Hege Storhaug, HRS
Et fem år gammelt jentebarn ”giftes bort”. Da vet man at flere er involvert. Foreldre antakelig. “Ektemanen” og familien hans. En imam. Og kanskje enda flere.
Jeg blir egentlig ordløs.
For hva skal man si? Har du noen ord?
Storbritannia og straffeforfølgelse av kulturrelaterte overgrep er en skandale. De var det første landet i Europa som innførte en særlov mot kjønnslemlestelse, i 1982. Hvor mange saker har de hatt for domstolen? Riktig gjettet: ingen.
Hvor mange rettskraftige dommer har de hatt knyttet til tvangsekteskap? Ingen.
Og ikke fortell meg at temaet er ferskt for britene
Da er jo det store spørsmålet nå dette: Hva skjer med dem som stod bak at et fem år gammelt barn ble giftet bort? Får vi endelig en solid fellende dom for overgrepene som er/kan være begått?Som voldtekt.
I artikkelen i Daily Mail fremkommer det også at av de anslagsvis 400 tilfellene myndighetenes team fikk på bordet i løpet av ett år, er 66 av ofrene handikappede og 10 identifiserte seg som homoseksuelle , biseksuell eller transseksuelle.
A girl aged five is thought to have become Britain’s youngest victim of forced marriage.
She was one of an astonishing 400 children helped by the Government’s Forced Marriage Unit during the last year, it has emerged.
The shocking revelations have come to light as a public consultation into criminalising forced marriage draws to a close today.
Amy Cumming, joint head of the Forced Marriage Unit (FMU), told the BBC that more than a quarter – 29 per cent – of the cases it handled in 2011-12 involved minors.
She said: ‘The youngest of these was actually five-years-old, so there are children involved in the practice across the school age range.’
A spokesman for the Foreign and Commonwealth Office (FCO) told Mail Online that one in ten of the cases involved victims aged below 15, while 19 per cent of those affected were aged 16 to 17-years-old.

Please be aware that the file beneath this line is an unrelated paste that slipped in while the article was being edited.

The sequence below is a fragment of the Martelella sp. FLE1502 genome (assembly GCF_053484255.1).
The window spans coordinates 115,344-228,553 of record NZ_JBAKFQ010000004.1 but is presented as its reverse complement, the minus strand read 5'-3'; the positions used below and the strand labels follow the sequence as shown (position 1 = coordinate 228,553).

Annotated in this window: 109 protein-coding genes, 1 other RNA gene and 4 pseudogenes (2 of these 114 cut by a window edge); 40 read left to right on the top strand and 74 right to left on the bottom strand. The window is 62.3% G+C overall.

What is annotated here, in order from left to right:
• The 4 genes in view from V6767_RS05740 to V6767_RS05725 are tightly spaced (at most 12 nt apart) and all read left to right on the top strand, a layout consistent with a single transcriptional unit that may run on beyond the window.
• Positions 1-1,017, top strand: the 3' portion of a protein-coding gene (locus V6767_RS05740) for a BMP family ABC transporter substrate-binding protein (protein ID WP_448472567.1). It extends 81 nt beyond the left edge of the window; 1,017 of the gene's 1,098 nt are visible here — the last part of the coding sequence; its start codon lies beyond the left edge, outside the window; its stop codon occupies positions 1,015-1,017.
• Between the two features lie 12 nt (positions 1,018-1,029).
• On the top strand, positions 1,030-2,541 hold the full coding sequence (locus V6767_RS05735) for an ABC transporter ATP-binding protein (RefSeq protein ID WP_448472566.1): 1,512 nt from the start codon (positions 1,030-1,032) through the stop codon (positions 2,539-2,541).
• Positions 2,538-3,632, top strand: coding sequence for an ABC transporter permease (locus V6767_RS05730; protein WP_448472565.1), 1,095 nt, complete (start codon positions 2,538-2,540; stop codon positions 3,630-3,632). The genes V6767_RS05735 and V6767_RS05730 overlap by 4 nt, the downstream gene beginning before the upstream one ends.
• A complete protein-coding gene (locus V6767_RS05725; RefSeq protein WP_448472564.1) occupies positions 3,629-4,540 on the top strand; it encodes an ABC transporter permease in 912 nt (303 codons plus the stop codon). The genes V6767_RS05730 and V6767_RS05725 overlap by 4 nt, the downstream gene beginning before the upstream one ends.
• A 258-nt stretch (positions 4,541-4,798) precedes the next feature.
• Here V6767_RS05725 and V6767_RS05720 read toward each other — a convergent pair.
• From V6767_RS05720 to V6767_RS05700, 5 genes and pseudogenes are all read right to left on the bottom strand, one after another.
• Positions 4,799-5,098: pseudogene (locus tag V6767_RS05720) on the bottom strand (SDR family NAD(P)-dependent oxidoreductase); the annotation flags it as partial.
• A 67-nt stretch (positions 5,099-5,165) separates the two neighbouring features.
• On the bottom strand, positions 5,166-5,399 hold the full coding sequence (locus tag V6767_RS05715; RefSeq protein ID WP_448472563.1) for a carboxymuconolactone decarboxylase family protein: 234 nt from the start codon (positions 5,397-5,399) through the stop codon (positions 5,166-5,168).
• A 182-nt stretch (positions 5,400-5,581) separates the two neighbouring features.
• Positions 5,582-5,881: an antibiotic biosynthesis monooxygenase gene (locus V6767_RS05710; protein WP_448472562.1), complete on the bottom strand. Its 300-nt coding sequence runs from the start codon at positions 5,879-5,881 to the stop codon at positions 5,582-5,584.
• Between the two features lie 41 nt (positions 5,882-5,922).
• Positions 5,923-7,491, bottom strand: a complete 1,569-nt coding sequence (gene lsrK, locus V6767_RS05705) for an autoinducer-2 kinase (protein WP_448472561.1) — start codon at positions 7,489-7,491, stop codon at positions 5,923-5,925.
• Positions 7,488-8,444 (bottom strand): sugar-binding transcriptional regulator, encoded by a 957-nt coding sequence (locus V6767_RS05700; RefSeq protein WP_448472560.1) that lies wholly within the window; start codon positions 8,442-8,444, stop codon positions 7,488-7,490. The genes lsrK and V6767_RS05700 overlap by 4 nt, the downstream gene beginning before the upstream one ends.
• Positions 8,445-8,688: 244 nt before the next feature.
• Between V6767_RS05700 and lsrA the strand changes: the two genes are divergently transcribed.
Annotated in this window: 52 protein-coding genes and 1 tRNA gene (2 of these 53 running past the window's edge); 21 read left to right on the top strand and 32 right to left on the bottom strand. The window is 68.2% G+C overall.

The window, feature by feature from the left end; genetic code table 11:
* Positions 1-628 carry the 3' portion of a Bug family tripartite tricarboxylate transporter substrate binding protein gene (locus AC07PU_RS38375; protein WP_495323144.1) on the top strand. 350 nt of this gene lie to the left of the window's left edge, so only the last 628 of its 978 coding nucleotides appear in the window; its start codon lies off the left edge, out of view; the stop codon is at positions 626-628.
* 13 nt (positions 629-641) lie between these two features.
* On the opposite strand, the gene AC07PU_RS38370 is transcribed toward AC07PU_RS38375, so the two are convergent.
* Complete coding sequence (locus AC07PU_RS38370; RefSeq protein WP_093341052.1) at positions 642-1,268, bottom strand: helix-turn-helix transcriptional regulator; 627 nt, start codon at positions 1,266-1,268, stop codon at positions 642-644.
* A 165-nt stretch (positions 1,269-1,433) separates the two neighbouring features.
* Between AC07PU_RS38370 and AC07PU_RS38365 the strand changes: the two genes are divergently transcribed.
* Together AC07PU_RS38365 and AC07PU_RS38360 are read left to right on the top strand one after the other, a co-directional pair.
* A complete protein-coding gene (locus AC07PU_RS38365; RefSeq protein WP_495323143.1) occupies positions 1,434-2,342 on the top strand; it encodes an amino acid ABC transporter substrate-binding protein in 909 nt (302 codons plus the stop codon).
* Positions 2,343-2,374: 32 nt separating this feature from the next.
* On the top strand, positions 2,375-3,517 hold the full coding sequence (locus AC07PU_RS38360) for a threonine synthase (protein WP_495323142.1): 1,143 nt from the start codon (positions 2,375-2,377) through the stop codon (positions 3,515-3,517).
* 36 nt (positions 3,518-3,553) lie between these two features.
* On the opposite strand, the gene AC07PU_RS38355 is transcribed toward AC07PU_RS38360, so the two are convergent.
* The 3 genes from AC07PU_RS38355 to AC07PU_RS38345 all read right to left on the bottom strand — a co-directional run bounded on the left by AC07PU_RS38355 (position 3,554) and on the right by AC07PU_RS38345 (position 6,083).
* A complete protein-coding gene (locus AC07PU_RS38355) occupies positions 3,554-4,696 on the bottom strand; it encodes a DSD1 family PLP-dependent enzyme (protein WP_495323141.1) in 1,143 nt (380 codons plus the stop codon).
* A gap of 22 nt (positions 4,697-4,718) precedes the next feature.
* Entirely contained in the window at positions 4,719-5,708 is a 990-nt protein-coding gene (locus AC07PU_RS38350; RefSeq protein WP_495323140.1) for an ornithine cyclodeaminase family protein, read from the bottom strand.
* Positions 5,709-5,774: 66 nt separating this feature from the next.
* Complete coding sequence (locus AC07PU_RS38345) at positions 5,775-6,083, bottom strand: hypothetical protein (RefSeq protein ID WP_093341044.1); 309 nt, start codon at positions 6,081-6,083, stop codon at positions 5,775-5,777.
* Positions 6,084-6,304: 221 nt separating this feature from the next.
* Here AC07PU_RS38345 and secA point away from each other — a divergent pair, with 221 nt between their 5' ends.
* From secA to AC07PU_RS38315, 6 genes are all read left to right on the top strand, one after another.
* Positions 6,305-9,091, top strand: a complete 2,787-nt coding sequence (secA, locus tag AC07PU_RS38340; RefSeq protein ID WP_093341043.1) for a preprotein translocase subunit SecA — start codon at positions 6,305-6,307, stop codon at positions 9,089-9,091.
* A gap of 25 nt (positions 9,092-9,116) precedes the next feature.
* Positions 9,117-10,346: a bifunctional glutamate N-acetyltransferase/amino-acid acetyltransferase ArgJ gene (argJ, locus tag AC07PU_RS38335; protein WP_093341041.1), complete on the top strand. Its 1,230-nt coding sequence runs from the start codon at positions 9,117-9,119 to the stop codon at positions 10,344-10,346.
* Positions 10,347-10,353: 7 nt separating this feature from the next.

In the horrific case of the five-year-old girl, the authorities would not say where the marriage took place or give any more details to protect the child.
Fionnuala Murphy, of the Iranian and Kurdish Women’s Rights Organisation, said it deals with an alarming 100 cases of forced marriage every year.
She told the BBC: ‘We have had clients who are in their very early teens; 11-year-olds, 12-year-olds.
‘The youngest case we had was nine-years-old.’
The organisation is among many that want forced marriage to be made a criminal offence.
The Government said last year that there at least 5,000 to 8,000 cases of forced marriage in England and the number of reported cases is rising annually.
At the time, Conservative Party chairman Baroness Warsi said it was a disgrace that forced marriage was only a matter of civil law.
The politician said forcing someone to do anything against their will, by violence or by coercion, is ‘inhumane and unacceptable’.
She added: ‘I have met some of the victims. They speak about wedlock being used as a weapon and the horrors to which this can lead, such as rape, abuse and unwanted pregnancy.’
The FMU is a joint-initiative between the FCO and the Home Office. In 2011, the unit investigated 1,468 suspected cases of forced marriage, but many more are feared to go unreported.
Of those, 66 involved victims with disabilities and 10 identified themselves as lesbian, gay, bisexual or transgender. A total of 78 per cent of victims were female.
Equalities Minister Lynne Featherstone said: ‘We are determined, working closely with charities and other organisations doing a tremendous amount in this area, to make forced marriage a thing of the past.’
A decision on the consultation is expected later this year.
A spokesman for the Home Office said: ‘Forced marriage is an appalling form of abuse and we are determined tackle it.
‘That’s why we have held a consultation on making it a criminal offence.
‘That consultation closed today and we will analyse the responses before announcing the way forward.’